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According to wikipedia's definition of stress: That emphasis is typically caused by such properties as increased loudness and vowel length, full articulation of the vowel, and changes in tone.

In English, we can easily detect the increase of loudness of a stressed syllable in contrast to unstressed syllables, while in Russian, the contrast in loudness seems hard, at least for me, to detect. Sometimes the stressed syllable is even less loud than the unstressed syllables, for example in these words:

ржано́й [rʐɨˈnɵj] https://en.wikipedia.org/wiki/File:Ru-%D1%80%D0%B6%D0%B0%D0%BD%D0%BE%D0%B9.ogg

сообража́ть [sʌʌbrʌˈʐatʲ] https://en.wikipedia.org/wiki/File:Ru-%D1%81%D0%BE%D0%BE%D0%B1%D1%80%D0%B0%D0%B6%D0%B0%D1%82%D1%8C.ogg

where the "stress" in terms of loudness is actually moved forward to another syllable. There are countless examples of this.

Anyway, there are other factors that characterize a stress, such as the above mentioned vowel length and full articulation. These factors are clearly possessed by stressed syllables in Russian. Can I say that the larger loudness is not any characteristic to determine a stress, but rather the other factors?

Besides, does the move of stress raise a change of intonation of a word in Russian?

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Native speakers quite often "dilute" phonological characteristics of language they speak, especially in a colloquial conversation.

In Slavonic languages, this includes vowel length, vowel quality, loudness, tonal contour, and practically everything else. Note that native speakers intuitively strip off only those characteristics that do not prevent the comprehensibility (by other native speakers), but for a language learner this could be a critical change.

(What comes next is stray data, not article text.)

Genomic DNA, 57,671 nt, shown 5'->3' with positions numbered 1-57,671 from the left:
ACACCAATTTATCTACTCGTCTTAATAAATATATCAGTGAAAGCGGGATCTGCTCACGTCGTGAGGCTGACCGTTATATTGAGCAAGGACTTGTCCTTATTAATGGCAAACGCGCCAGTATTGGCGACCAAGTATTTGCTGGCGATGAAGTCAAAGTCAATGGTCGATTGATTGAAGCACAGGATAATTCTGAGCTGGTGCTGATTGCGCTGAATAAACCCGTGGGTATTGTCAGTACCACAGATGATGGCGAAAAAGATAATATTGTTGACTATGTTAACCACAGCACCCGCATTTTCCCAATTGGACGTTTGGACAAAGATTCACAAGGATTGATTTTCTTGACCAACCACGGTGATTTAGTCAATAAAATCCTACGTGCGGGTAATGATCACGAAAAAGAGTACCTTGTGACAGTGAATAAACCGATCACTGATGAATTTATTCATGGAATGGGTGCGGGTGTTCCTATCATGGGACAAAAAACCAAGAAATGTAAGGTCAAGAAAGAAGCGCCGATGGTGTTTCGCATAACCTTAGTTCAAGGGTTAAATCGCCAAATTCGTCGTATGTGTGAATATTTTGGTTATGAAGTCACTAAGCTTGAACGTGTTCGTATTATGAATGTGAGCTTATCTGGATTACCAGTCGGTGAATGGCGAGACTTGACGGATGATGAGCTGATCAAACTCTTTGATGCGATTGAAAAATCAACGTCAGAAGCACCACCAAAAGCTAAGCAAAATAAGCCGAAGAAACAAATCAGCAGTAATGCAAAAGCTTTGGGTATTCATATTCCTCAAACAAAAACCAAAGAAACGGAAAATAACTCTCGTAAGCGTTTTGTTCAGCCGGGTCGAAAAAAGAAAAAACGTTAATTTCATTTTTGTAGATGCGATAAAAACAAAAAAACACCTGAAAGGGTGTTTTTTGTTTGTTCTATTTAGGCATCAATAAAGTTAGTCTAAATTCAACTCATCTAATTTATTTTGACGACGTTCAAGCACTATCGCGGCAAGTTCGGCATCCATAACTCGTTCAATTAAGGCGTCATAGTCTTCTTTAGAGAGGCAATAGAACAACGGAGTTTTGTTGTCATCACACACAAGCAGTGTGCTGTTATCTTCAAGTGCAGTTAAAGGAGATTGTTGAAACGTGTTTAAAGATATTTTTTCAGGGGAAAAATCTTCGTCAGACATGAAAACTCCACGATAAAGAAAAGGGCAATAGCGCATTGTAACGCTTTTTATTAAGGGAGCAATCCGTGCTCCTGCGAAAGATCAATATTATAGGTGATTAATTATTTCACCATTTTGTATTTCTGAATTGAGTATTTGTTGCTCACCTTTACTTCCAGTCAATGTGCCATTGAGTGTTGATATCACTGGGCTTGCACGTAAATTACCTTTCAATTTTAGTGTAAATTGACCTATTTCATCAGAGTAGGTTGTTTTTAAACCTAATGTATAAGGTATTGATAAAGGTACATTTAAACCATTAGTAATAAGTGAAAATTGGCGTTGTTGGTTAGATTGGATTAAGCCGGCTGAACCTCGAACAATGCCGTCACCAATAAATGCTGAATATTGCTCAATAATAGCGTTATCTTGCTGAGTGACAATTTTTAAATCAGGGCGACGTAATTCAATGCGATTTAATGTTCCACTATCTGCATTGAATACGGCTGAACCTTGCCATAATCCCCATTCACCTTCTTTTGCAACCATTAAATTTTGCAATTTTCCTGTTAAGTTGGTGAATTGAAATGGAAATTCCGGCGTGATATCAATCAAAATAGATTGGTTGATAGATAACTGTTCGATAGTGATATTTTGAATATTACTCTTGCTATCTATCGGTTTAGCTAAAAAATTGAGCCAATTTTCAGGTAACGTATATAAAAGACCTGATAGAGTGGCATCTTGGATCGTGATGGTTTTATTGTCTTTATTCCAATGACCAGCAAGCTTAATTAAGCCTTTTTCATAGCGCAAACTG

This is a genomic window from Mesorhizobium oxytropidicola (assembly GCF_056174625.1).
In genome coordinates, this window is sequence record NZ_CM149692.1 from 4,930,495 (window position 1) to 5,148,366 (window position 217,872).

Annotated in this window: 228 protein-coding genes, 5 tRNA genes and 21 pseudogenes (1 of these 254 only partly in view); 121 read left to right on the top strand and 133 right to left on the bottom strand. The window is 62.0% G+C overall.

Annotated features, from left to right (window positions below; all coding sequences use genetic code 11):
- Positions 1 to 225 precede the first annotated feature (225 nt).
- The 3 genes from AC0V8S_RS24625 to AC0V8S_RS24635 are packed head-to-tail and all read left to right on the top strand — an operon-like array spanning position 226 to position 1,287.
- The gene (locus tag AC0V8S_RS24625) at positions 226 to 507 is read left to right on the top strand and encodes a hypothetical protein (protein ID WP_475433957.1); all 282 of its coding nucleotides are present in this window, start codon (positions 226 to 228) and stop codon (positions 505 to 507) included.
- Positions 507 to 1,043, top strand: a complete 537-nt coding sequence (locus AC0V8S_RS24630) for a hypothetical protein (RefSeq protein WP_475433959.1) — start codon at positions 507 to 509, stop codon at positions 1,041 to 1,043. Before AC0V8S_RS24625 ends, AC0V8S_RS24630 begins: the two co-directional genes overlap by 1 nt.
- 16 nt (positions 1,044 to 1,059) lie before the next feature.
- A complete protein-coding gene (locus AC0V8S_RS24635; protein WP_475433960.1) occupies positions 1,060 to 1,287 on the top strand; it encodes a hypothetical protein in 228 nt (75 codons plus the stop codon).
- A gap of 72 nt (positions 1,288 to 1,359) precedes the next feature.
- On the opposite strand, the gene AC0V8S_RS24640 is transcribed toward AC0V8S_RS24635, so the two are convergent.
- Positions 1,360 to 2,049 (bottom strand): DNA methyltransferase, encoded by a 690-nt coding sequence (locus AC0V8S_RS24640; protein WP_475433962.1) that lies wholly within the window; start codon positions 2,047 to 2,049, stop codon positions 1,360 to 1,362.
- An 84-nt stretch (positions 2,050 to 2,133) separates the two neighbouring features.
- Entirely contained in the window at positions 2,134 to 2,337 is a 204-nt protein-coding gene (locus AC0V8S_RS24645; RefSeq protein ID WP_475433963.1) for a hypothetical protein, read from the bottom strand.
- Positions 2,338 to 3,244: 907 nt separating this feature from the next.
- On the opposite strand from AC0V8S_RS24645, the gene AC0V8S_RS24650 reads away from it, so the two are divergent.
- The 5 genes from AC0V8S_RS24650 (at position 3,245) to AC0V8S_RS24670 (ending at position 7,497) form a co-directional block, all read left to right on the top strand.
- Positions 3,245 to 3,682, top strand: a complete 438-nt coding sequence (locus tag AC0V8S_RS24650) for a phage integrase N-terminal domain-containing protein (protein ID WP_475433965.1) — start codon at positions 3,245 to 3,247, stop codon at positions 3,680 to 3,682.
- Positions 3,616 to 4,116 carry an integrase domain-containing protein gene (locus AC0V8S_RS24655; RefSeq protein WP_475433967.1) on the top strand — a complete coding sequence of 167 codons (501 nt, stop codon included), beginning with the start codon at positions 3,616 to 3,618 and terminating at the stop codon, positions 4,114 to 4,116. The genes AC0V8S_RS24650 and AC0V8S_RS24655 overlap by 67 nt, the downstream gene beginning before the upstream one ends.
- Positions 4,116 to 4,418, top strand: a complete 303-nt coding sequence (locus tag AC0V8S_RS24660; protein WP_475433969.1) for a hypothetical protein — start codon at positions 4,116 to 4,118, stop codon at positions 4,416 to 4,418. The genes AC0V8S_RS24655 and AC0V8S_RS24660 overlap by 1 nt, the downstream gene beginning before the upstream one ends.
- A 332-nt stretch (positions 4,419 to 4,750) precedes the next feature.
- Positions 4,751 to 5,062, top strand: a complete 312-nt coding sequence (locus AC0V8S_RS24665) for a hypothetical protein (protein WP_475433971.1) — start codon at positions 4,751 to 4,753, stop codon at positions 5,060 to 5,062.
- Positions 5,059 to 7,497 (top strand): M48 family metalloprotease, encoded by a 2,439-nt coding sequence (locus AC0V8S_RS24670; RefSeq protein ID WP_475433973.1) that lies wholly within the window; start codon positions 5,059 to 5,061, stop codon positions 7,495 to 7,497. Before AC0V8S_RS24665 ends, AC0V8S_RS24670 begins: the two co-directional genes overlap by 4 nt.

One property that mostly retains in rapid speech is "quality" of a stressed vowel. In other words, a stressed vowel never undergo any reduction.

Your nickname suggests that you are familiar with Chinese. So, in many cases, you can safely assume that stress in Slavonic languages is phonetically close to Chinese 4th (falling) tone, just like in "字", the last word of your nickname (我的名字). Just make sure to produce the tonal contour less vivid, or else your speech would look too emotional.

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  • Thanks for your answer. It is normal for native speakers to strip off some characteristics in their speech, but if it is an isolated audio word, the pronunciation was supposed to be extra clear, that all required characteristics would be in place. So I still wonder why in these audios the loudness is still displaced. – wodemingzi Aug 17 '20 at 16:15
  • Another thing I have found in audios on Wikipedia/Wiktionary is that a final <й> is often pronounced as [ç]. It this a normal phenomenon? – wodemingzi Aug 17 '20 at 16:18
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    @wodemingzi, Re: "was supposed to be extra clear" — I believe this can be caused by the fact that Wikipedia content is often created by amateurs, and they speak like they do normally, not like people who create phonetic dictionaries. Re: "a final й is often pronounced as [ç]" — not sure what did you mean. The final "-й" can be reduced like [-oj][- ͡oi], but not to [ç]. – bytebuster Aug 17 '20 at 17:16
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    @wodemingzi - Pronouncing Russian as [ç] is not typical, it's just an individual characteristics of that particular woman's pronunciation. She devoices (in fact, whispers) the final consonant which is actually a wrong thing to do when it is [j]. Sonorants are not to be devoiced in Russian. – Yellow Sky Aug 18 '20 at 12:38
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    Some South Slavic languages and dialects (Slovene, Croatian, Serbian, etc.) have tonal stress, in some words the tone is rising, in the others the tone is falling. Also, these languages together with Czech and Slovak have phonemic vowel length and, except for Slovene, the stressed vowel can be short and long vowels can well be unstressed. So, consider changing “Slavonic languages” to “Russian” in the answer (2 times). – Yellow Sky Aug 18 '20 at 12:50

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